In healthcare, women rarely reach the executive-level despite making up three-quarters of the industry’s workforce. There is no apparent reason for this under-representation considering women hold more college degrees, and there is a lack of evidence to prove a gender difference in cognitive ability. However, there is substantial evidence that indicates the social concepts surrounding gender stereotypes are over-learned in youth, which later effects perception and decision-making. From a survey intended to assess desired characteristics of successful healthcare executives and the correlation to gender (N=91), it was determined that women, on average, are assigned more non-essential traits while men are associated with the traits most valued for such positions.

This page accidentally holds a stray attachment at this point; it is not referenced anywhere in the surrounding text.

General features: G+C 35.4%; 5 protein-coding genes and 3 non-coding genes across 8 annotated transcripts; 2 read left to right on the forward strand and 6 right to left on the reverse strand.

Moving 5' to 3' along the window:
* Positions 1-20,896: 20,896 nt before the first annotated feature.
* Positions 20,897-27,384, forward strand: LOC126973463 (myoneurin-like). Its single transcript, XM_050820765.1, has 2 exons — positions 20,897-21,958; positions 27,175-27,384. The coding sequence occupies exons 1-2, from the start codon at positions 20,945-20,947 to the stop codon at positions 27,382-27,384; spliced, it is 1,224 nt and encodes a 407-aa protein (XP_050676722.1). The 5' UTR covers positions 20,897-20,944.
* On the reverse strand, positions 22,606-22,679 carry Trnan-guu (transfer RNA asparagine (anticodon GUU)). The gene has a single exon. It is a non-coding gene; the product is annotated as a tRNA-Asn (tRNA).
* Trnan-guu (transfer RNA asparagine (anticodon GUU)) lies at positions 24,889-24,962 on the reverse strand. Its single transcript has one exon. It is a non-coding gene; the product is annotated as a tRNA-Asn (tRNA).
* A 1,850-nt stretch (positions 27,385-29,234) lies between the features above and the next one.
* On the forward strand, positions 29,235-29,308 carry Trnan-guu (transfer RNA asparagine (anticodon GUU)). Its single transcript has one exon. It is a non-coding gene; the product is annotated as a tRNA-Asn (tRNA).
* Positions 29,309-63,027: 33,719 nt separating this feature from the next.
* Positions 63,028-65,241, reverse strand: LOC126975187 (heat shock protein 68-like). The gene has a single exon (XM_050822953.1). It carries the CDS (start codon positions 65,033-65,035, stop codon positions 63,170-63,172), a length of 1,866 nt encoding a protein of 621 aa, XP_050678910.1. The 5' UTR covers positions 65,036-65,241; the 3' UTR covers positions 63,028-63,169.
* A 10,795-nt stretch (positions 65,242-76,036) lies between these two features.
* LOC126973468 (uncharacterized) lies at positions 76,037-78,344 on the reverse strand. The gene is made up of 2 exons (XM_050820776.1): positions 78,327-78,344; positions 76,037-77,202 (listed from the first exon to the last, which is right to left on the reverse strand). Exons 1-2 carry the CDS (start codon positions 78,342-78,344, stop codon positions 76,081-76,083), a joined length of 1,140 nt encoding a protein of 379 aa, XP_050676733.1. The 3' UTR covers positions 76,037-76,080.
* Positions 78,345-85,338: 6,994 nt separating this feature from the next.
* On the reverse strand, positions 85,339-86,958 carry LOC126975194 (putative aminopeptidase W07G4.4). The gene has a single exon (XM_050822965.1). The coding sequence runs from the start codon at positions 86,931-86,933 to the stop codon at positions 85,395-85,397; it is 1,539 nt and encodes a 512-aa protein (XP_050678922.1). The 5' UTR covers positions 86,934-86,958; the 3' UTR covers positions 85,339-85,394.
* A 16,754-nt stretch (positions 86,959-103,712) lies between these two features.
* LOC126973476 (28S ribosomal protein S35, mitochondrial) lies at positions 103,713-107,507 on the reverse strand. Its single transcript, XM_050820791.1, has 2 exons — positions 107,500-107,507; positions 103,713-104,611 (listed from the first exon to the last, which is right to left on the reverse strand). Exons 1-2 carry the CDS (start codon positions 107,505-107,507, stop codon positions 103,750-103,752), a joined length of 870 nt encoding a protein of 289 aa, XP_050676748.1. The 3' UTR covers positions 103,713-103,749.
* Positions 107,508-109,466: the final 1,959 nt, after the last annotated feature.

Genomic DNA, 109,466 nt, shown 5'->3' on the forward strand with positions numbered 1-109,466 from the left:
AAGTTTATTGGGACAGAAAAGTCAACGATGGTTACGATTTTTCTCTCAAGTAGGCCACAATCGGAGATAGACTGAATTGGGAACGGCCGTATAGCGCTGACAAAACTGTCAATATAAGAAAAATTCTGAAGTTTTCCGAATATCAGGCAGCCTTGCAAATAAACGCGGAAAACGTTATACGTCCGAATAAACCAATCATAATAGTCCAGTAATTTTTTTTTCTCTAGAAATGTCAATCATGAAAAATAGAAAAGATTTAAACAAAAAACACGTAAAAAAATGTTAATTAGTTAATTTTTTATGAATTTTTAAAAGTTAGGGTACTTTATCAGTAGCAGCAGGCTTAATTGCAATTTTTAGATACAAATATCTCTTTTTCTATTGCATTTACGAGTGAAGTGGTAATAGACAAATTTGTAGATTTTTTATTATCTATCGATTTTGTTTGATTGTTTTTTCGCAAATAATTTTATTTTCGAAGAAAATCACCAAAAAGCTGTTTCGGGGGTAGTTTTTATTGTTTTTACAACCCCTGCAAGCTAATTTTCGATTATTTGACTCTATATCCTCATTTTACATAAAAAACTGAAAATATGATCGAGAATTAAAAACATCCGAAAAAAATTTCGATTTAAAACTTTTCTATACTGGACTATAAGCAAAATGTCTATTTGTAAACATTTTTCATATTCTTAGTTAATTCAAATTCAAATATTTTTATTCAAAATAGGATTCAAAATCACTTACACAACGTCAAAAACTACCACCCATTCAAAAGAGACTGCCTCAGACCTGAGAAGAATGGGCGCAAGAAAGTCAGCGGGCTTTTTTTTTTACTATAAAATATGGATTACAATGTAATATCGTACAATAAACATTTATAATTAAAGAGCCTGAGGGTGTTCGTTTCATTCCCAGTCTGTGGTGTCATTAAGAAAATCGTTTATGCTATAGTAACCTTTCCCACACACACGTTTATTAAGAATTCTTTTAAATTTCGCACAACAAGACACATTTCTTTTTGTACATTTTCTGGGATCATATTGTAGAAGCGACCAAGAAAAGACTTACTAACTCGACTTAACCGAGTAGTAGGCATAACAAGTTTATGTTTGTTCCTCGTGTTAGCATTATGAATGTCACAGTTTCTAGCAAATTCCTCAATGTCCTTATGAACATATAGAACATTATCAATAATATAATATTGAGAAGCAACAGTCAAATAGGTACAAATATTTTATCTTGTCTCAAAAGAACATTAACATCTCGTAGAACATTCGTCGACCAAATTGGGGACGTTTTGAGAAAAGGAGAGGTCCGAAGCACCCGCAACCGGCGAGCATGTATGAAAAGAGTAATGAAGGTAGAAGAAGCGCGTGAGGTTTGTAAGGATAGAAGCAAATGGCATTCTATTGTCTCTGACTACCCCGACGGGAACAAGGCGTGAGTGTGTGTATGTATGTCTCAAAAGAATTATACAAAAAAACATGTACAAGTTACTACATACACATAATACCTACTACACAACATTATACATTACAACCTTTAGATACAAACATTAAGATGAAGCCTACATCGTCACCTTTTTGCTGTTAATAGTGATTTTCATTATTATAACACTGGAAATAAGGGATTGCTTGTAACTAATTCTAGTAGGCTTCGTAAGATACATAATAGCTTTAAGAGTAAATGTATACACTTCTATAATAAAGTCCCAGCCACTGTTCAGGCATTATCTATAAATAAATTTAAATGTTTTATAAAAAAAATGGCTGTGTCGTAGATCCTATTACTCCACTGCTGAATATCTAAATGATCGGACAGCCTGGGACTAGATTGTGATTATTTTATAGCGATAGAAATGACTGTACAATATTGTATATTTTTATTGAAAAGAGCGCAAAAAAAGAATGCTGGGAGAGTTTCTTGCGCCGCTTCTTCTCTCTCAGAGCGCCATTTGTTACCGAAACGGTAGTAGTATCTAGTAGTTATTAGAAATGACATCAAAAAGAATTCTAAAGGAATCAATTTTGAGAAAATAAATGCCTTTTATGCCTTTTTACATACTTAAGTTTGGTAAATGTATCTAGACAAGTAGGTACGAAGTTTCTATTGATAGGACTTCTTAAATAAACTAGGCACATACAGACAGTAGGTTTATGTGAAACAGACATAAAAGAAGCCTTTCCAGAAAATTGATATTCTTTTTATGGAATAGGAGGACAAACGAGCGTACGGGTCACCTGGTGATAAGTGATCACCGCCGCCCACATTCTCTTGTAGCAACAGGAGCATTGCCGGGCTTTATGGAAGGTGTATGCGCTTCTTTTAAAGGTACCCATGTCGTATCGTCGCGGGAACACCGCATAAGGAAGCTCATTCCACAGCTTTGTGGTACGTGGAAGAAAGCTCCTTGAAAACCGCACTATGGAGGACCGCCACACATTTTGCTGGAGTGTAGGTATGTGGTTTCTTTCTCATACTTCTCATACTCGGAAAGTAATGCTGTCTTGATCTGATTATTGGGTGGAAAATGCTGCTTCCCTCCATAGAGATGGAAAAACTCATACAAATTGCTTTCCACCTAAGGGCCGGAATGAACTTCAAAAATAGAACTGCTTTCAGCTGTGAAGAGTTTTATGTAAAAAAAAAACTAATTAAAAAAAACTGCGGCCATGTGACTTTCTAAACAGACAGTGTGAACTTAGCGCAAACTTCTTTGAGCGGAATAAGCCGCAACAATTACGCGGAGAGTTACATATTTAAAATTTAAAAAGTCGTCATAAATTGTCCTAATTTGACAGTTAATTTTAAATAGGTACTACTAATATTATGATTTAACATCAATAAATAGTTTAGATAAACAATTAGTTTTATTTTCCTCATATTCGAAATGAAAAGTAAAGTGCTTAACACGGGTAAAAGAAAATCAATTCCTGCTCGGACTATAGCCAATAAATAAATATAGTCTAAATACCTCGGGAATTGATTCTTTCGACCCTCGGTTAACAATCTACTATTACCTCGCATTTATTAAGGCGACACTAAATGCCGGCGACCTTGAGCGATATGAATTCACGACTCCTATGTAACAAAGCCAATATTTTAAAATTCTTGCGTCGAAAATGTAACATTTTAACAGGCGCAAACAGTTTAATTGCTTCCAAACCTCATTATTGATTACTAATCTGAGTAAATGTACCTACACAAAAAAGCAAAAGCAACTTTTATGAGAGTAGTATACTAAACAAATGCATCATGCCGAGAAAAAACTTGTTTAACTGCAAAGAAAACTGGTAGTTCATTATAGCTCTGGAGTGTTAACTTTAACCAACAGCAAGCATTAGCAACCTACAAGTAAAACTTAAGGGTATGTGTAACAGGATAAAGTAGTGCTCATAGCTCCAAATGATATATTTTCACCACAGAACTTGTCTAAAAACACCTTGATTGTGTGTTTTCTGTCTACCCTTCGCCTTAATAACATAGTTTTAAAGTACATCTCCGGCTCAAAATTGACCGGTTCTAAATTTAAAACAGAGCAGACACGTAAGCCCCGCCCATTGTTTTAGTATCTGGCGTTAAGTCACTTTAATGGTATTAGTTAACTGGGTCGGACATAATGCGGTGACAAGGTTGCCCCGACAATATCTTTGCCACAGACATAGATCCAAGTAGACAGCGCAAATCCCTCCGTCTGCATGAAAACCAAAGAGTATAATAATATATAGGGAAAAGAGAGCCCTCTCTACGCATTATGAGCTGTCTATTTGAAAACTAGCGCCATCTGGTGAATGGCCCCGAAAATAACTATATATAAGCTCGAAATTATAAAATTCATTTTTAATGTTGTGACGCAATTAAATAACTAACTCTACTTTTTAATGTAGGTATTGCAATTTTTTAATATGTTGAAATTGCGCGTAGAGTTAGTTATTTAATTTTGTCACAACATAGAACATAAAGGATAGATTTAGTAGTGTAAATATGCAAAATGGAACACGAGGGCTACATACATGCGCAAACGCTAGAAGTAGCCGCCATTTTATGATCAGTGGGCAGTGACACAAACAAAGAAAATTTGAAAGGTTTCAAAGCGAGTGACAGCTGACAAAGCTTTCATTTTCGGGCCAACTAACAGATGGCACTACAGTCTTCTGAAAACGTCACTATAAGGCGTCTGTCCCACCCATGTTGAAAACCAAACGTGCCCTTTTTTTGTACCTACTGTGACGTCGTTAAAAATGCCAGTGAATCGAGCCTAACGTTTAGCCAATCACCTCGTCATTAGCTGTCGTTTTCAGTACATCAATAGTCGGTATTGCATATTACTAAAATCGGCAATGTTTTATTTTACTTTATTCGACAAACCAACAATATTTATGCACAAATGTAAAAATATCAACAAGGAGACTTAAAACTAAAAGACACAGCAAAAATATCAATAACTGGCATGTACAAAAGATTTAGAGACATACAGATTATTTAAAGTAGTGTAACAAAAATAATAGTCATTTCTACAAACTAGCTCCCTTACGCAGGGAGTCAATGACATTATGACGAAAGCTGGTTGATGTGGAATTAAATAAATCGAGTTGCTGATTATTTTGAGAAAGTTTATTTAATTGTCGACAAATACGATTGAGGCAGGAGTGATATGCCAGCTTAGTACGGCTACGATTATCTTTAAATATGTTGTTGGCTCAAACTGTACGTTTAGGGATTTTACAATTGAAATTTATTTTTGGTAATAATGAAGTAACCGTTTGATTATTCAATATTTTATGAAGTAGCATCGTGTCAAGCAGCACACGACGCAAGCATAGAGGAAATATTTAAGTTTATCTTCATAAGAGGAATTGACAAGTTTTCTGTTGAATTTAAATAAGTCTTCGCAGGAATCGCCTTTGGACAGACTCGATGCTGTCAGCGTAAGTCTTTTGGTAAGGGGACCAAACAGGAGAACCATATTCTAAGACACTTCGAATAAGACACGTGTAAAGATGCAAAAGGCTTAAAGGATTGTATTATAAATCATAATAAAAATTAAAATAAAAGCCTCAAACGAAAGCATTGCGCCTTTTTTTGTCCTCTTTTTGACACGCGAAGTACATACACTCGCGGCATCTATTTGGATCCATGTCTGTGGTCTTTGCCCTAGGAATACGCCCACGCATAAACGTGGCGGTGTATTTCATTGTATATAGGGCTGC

Semester/Year of Award
Dr. Dawn Jackson
Department of Health Promotion and Administration
Restricted Access Thesis
Health Promotion and Administration
IRB Approval Number (if applicable)
Davis, Emma, "Perceived Characteristics of Successful Healthcare Executives: A Survey of Health Administration Graduates" (2018). Honors Theses. 532.